Written by Daniel Aday, CompOne Administrators Safety & Loss Prevention Specialist
Picture this: you are at work, thinking about lunch, and you turn your head toward the window and see someone just outside, collapse and they are lying face down, not moving. Take a moment now to think about what you would do. If you are unsure what to do, or maybe you thought you would instantly call 911, or perhaps you would run out there to help and provide care. While it is hard to give a statistic behind it, we know that the “bystander effect” is real, and there is a surprising number of people who would do absolutely nothing. It is likely that when you took that previous moment to think what you would do, that you did not say to yourself, “I would not do anything” and that is because we always think highly of ourselves. We tend to think that we could solve most problems when they come up. Yet, when faced with an emergency, we tend to fall to our level of training (which may be none) rather than rise to the level of expectations. Knowing right now what to do, who should be called, and when things need to happen make the biggest difference in the future when an emergency does occurs.
If you can’t protect yourself from getting hurt, don’t endanger yourself to help others. Whether it is stopping to assist someone who was just t-boned in their car going through an intersection, or helping someone who just got hurt using basic hand power tools, always keep your safety your absolute goal of the event. If that means that you cannot safely help the injured party, then there is not much you can do other than calling 911 and retreating to a safe spot. Not only is your safety important, but if you were to be injured in the process, you’ve added additional risk to the first responders that could have been avoided. When approaching the area, accident scene, or place where an injury occurred, always look around and quickly gather an idea of what caused the injury. Identify what could have caused the injury or accident and determine your level of safety. If the threat is high, do not intervene and call 911.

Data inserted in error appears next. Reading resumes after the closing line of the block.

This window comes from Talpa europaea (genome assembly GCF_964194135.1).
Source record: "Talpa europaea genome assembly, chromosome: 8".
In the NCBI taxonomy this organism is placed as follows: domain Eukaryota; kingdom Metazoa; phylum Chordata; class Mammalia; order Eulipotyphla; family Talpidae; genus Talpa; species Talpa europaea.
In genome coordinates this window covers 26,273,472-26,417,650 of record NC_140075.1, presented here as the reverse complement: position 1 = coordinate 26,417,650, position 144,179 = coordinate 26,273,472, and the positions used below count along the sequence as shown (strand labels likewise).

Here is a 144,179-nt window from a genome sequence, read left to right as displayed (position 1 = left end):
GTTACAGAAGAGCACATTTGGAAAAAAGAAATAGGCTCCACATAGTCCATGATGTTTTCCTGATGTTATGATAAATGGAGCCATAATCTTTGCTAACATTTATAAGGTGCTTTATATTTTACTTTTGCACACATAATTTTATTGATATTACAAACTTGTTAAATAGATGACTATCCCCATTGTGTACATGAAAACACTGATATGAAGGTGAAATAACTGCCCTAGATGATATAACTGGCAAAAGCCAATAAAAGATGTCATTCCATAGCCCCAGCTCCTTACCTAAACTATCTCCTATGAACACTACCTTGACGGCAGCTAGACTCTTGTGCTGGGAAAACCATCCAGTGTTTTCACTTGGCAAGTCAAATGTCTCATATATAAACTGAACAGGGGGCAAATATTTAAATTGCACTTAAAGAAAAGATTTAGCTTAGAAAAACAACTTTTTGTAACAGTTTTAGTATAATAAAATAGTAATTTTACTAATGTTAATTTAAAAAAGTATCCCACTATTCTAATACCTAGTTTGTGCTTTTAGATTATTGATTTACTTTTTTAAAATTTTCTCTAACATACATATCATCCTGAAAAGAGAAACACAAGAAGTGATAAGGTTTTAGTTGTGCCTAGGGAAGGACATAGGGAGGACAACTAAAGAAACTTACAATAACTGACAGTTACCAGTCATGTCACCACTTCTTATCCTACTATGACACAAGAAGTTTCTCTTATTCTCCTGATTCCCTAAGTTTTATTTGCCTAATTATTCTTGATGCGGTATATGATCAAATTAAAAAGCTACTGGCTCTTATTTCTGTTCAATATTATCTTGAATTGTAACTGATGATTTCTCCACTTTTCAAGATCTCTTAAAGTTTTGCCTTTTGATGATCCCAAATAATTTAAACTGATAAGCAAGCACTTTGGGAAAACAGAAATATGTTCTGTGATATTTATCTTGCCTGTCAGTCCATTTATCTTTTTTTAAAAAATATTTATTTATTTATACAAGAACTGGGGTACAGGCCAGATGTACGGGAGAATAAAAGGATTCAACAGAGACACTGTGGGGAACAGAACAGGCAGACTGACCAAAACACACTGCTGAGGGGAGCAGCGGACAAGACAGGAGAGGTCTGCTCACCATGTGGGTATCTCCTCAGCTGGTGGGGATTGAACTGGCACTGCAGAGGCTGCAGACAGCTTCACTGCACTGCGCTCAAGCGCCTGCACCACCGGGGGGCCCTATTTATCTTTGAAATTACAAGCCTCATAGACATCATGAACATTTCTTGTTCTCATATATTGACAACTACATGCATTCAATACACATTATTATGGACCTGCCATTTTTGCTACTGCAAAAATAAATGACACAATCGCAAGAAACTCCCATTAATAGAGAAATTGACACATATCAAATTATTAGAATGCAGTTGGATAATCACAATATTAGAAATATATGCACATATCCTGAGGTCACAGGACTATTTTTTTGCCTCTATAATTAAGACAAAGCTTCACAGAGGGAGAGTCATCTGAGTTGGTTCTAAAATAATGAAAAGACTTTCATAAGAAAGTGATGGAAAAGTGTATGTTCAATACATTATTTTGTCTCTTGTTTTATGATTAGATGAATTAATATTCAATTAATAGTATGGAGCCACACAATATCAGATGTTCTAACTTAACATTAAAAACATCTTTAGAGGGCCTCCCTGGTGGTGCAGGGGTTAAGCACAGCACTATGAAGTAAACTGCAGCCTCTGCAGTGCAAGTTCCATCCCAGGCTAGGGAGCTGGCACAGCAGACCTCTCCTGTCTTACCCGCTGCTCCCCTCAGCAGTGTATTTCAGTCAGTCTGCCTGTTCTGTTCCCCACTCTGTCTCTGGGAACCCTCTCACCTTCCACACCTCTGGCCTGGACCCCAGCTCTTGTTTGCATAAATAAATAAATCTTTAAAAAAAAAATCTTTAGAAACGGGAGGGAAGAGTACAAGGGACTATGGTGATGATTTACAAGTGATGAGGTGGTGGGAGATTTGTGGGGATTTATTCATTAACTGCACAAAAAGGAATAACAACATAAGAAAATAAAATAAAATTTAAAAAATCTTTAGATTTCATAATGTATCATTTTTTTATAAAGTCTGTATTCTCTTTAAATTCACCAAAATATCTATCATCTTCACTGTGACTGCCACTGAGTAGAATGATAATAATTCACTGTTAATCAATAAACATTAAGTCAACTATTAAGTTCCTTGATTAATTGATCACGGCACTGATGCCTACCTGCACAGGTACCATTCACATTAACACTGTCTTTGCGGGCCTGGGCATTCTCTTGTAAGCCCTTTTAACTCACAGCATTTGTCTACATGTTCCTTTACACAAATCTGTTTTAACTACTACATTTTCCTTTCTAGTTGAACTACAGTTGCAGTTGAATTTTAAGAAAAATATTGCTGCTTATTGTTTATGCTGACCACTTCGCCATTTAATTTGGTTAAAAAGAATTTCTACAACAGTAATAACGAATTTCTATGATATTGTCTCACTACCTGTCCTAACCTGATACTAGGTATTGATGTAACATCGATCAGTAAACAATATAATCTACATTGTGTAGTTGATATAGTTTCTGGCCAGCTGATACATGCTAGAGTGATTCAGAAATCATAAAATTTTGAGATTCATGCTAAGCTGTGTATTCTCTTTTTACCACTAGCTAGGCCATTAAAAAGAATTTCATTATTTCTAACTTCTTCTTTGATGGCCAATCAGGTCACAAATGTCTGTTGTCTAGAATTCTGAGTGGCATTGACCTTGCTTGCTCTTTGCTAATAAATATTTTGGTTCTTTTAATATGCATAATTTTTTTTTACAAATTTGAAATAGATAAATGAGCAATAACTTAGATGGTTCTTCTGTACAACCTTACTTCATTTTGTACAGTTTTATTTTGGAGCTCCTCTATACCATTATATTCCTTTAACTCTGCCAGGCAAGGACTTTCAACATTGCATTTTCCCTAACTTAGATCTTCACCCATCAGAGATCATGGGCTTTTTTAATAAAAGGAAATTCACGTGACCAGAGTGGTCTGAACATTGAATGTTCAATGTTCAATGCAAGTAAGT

Once – or if – the scene is safe, you will need to assess whether this is a life threatening condition and if you should either provide care or call 911 first. Likely, there will be others in the area to help and grab a first aid kit, but that’s not always the case! Sometimes you are by yourself and need to determine what’s more important. Care first situations are situations that need immediate attention and first aid as soon as possible. These first seconds matter the most. Care first situations tend to be non-cardiac emergencies, which include breathing emergencies (choking or asthma) or severe bleeding., such as sudden cardiac arrest (heart stops and not breathing at all).
Give care to your level of knowledge. Just because you watched some TV show were they performed a risky first aid procedure and ended up saving a random stranger’s life, does not mean that you should attempt that on someone else in a real event. If you do not know how to perform the Heimlich maneuver, do not attempt it. If you are unsure of where you should do compressions on the chest of someone who is not breathing, do not attempt CPR. Performing these things ineffectively or incorrectly may not only do nothing to help, but may also end up causing more damage. The basic rule when approaching someone who needs care is to introduce yourself and provide your level of training to the injured person and ask for consent before providing care to someone who is conscious: “Hi, my name is Dan and I am trained in First Aid. May I help you?”
If you are interested in finding out more information on first aid, or on obtaining your Red Cross First Aid, CPR, and AED certificate, you can contact me at 734-309-3456 or email me at firstname.lastname@example.org.